Junichi Tazawa could be the ace the Red Sox have been searching for
If you look closely at the Red Sox pitching staff you could find one hidden gem, who comes without much fanfare.
Back in 2007, Craig Shipley and Jon Dibble of the Red Sox were the first scouts to see Tazawa in an industrial league in Japan. One game they saw him strike out 19 with no walks, throwing 95 mph consistently. Boston signed the 22 year old Tazawa in the fall of 2008 ( http://sports.espn.go.com/mlb/news/story?id=3736390 ) and less than a year later, at age 23, he was starting in Fenway.
Tazawa missed all of 2010 following surgery, and when he came back in 2011 his fastball was at 89-91.
In 2012, his velocity jumped up to 96-97, with a great split and slider.
Tazawa only pitched 44 innings in 2012 for Boston, with 45 strikeouts. In Pawtucket last season, he hurled 42.1 innings with 56 strikeouts, giving him 91 strikeouts for the season.
The Red Sox probably feel pressure to keep him in his middle innings role, mainly because Daniel Bard was such a failure at the same move to starter last year.
But Tazawa is not Bard, his control separates him from any comparison.
Anyone that consistently throws strikes in the mid-nineties, with two other dominant pitches, should be in the rotation if they are healthy.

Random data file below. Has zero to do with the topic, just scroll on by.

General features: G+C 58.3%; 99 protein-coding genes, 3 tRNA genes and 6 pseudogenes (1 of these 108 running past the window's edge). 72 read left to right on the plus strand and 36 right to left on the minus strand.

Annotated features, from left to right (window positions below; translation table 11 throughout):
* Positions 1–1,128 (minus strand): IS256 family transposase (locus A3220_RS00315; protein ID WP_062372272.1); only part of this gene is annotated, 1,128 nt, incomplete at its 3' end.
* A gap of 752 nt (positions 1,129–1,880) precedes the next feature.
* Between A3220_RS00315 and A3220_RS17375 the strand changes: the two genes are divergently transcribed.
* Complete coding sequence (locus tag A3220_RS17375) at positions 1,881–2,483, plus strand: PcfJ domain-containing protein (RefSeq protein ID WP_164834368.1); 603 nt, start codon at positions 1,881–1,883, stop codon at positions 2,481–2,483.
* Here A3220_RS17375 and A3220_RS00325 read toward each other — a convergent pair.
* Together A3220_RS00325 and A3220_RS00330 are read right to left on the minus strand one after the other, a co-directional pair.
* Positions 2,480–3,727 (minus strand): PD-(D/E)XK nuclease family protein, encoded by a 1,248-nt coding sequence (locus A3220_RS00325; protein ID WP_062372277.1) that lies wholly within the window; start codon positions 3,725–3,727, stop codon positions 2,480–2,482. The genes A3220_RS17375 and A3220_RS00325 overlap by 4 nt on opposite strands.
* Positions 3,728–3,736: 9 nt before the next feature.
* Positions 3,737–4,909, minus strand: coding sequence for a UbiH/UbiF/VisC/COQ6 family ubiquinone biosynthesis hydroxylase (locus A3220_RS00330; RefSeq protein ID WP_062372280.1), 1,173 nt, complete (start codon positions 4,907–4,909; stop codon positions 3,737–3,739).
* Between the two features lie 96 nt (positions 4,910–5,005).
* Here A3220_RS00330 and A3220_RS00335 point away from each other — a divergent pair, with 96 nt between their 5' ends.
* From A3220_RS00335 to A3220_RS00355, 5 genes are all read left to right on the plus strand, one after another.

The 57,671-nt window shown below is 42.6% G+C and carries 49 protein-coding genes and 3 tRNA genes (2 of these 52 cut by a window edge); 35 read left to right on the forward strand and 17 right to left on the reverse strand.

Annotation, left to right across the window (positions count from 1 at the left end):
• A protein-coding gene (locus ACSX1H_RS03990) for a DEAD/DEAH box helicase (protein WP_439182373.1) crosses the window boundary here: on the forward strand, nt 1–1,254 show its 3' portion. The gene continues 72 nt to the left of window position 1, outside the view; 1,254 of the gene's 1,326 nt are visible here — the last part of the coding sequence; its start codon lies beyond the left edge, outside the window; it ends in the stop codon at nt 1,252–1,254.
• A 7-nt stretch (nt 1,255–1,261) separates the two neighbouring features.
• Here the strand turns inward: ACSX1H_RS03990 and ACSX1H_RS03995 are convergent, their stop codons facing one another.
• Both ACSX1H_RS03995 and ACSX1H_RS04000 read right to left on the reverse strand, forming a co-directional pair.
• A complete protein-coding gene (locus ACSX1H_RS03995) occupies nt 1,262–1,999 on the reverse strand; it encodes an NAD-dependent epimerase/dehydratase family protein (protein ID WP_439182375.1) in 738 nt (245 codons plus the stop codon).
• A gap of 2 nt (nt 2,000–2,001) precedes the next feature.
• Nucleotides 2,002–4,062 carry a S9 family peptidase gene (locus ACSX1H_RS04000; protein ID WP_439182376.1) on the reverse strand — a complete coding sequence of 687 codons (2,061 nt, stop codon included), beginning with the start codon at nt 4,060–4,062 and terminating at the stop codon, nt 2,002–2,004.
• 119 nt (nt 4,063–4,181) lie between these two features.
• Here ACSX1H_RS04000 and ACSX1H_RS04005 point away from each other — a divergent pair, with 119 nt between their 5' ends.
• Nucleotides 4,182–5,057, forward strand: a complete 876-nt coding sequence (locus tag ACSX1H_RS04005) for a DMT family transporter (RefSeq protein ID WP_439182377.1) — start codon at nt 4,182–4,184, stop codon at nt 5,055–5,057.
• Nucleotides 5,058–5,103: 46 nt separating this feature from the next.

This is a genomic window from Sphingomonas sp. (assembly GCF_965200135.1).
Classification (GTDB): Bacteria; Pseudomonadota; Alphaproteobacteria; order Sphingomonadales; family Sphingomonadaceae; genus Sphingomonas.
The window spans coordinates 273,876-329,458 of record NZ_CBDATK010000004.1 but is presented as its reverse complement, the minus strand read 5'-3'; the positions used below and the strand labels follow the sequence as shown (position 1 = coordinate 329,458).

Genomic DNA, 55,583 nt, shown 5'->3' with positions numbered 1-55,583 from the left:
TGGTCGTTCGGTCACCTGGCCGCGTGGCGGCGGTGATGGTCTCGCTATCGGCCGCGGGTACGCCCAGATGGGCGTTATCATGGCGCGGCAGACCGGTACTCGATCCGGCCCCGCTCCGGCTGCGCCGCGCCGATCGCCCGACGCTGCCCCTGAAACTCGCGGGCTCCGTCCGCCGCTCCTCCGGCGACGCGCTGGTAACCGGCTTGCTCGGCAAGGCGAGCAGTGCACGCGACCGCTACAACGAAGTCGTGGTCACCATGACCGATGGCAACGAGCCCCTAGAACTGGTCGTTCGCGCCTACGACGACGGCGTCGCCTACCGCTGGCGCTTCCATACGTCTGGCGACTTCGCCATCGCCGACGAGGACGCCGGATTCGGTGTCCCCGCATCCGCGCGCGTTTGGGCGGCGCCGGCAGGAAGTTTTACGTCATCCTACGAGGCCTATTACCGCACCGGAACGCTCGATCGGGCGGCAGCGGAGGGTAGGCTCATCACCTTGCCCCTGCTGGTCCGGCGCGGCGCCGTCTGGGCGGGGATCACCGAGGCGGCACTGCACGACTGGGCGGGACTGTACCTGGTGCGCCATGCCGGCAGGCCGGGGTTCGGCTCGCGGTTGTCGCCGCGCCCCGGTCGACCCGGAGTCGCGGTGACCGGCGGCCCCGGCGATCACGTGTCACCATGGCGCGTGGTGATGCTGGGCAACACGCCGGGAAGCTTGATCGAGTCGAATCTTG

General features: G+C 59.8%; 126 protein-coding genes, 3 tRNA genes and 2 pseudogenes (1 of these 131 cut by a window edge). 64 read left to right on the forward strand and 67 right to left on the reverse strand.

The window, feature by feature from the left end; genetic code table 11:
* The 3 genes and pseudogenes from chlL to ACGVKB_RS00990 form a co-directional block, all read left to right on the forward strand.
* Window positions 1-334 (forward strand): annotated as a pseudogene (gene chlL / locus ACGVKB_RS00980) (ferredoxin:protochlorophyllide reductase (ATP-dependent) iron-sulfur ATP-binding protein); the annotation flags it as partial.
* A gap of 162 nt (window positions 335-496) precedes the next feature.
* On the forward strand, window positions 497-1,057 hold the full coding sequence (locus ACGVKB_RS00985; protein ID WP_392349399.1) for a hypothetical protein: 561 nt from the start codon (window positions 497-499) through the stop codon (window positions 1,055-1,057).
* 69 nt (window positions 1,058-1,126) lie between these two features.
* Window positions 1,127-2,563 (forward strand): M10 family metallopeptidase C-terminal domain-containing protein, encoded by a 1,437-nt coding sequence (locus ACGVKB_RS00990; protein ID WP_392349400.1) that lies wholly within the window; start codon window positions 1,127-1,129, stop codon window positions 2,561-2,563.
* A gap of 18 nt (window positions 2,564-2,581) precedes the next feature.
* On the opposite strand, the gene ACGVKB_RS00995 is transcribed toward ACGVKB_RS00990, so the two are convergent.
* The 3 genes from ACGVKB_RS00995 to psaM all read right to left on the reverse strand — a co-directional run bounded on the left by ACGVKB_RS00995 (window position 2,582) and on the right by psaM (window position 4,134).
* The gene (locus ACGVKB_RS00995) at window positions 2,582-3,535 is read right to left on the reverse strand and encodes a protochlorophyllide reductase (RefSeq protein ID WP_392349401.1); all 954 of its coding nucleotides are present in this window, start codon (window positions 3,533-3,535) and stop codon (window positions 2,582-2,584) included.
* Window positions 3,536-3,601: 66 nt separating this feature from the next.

When you step back and just look at the talent alone, Tazawa deserves a chance to be the ace of this rotation.
The first person that needs to be asked is Junichi himself. If he wants the ball every fifth day as a starter, why not try it?
The Sox might be better with him instead of Felix Doubront or John Lackey. Even if the team added him as a sixth starter, the staff would stay fresh, and that might be the best way to use Junichi Tazawa in 2013.
The make up of the Boston pen right now has Joel Hanrahan closing, with Andrew Bailey and Koji Uehara for the seventh and eighth innings. Craig Breslow, Franklin Morales, and Andrew Miller would fill the rest of the pen sufficiently.
The best place for Junichi Tazawa, is to be in the Red Sox rotation in 2013.
Do you agree?